Movement by the door registered at the edge of Candi\s vision, but she didn\ turn her head to look. She could just make out two big shapes. Orderlies had just arrived. Shit. She kept her emotions hidden, aware that the director watched her closely.
Penny turned her head. ’’Give us a few minutes.’’
The door closed and Candi verified that the two figures had left their footsteps were soft in the hallway. She remained still, just blinking a few times.
’’Did you hear me, Candace? Your father died.’’
She nodded slightly after calculating how long ago she\d been given her pills. Twenty minutes had passed, tops. She\d be pretty out of it, but not entirely.
’’How do you feel?’’
’’Sleepy.’’ She purposely slurred the word.
’’I knew the truth,’’ the other woman admitted, keeping her voice low. ’’I did a little side work for Mercile Industries. The money was too good to resist. I counseled some of the staff who had issues dealing with the important work they did.’’
It pissed Candi off. She\d suspected something was fishy when she\d seen those news stories with Justice North but no one had released her. She\d thought at first that Penny might have been afraid to admit she\d helped keep Candi under wraps, but time had proven that she didn\ have the balls to do the right thing. Now she knew she\d never stood a chance of that happening. Her grip tightened on the plastic padding of the chair, but she relaxed before it was noticed. She\d worked too hard to give herself away in a fit of anger.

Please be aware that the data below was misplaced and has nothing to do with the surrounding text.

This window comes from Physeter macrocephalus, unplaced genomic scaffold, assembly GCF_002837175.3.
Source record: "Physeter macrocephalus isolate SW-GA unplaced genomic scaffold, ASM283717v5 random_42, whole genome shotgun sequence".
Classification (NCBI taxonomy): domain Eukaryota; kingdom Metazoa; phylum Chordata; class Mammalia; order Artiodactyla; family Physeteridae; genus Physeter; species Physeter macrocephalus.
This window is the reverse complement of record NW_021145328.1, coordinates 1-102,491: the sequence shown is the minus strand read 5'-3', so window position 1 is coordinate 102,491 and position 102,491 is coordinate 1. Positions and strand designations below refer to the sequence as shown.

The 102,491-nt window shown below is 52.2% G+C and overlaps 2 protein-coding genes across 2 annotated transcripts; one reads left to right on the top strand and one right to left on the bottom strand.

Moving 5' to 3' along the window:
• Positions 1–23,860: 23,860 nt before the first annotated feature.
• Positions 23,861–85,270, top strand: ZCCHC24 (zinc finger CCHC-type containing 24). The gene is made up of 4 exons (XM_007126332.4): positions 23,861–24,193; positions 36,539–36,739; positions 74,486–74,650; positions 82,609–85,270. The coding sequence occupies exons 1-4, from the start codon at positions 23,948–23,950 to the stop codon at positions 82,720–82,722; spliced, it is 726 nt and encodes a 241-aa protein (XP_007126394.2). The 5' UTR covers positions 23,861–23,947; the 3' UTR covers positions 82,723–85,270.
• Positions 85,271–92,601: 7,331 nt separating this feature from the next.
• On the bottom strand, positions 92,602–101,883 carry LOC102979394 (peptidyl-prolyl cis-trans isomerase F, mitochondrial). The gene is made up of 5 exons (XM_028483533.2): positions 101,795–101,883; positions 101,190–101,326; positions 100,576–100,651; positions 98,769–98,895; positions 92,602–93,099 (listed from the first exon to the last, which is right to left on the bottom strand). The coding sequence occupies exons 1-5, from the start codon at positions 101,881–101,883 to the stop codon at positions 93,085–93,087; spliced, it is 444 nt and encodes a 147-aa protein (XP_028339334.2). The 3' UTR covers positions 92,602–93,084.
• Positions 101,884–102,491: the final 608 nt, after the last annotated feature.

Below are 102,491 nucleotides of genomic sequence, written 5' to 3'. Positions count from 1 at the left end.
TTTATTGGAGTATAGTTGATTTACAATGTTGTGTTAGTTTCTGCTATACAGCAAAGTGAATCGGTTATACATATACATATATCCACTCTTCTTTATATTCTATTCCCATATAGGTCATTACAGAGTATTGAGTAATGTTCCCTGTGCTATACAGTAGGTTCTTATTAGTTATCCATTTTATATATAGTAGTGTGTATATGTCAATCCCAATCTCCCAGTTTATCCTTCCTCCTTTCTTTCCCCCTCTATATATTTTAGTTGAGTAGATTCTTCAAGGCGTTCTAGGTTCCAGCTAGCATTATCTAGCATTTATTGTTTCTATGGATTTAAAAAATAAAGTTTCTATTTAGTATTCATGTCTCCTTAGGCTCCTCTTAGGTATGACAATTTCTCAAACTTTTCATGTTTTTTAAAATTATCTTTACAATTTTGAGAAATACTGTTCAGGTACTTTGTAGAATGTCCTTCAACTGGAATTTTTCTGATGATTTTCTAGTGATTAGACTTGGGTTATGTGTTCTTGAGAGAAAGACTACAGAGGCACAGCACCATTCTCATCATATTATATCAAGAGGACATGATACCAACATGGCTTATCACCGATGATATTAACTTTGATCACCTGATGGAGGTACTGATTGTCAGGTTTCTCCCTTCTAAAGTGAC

’’Christopher and I were close.’’ Penny reached up and adjusted her glasses. ’’Lovers. It ended a few years ago when he had to leave the country after the facilities were raided, but no one could tie me to that mess. He paid well for me to keep you here. I\ve felt guilty about that more than a few times. You know I looked out for you though, don\ you? I made sure none of the orderlies or staff messed with you.’’
Candi yawned, blinking a few more times.
’’You\ e a pretty girl,’’ the director went on. ’’You were never beaten or se*ually abused. It happens in these places, but not to you. I only assigned the people I trusted and made damn sure they knew your father was a rich, powerful man who would see them in hell if anyone ever laid a finger on you.’’
Penny paused for a few seconds. ’’That wasn\ true. I mean, he had money, but he pretty much went off the grid once your mother died in that fire. He became paranoid that he\d be arrested. The thing is, now he\s dead, and he won\ be able to make the payments for your care anymore.’’
And here it comes, Candi surmised. The death sentence. She had to give the other woman some credit for at least finally telling her the truth, even if her reasons were selfish. It was a guilt dump in some sorry attempt to make herself feel better.
’’I can\ let you walk out of here. You\d tell them what I did. I never documented the things you told me from the therapy sessions about your childhood, and that would look suspicious. I never allowed anyone else to work with you, and they\d pore over your medical records if anyone actually believed your story. I\d go to prison.’’